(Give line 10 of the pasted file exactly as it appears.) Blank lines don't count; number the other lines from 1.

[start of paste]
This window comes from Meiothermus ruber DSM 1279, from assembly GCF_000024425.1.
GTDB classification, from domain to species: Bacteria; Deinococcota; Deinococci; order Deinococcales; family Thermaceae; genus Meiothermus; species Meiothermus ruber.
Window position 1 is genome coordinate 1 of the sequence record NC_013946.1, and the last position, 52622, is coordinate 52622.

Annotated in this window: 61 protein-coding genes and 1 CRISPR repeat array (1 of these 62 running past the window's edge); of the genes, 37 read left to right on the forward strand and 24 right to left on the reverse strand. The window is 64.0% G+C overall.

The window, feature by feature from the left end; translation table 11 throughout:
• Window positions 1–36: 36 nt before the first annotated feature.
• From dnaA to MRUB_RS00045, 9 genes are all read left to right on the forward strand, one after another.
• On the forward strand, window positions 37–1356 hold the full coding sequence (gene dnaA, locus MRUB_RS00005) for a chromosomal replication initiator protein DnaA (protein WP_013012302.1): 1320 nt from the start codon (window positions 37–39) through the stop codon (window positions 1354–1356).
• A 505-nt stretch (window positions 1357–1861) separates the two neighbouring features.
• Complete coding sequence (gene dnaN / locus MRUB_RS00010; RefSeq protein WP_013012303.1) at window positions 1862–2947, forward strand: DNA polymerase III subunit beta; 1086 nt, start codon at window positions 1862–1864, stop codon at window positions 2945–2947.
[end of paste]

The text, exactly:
• Complete coding sequence (gene dnaN / locus MRUB_RS00010; RefSeq protein WP_013012303.1) at window positions 1862–2947, forward strand: DNA polymerase III subunit beta; 1086 nt, start codon at window positions 1862–1864, stop codon at window positions 2945–2947.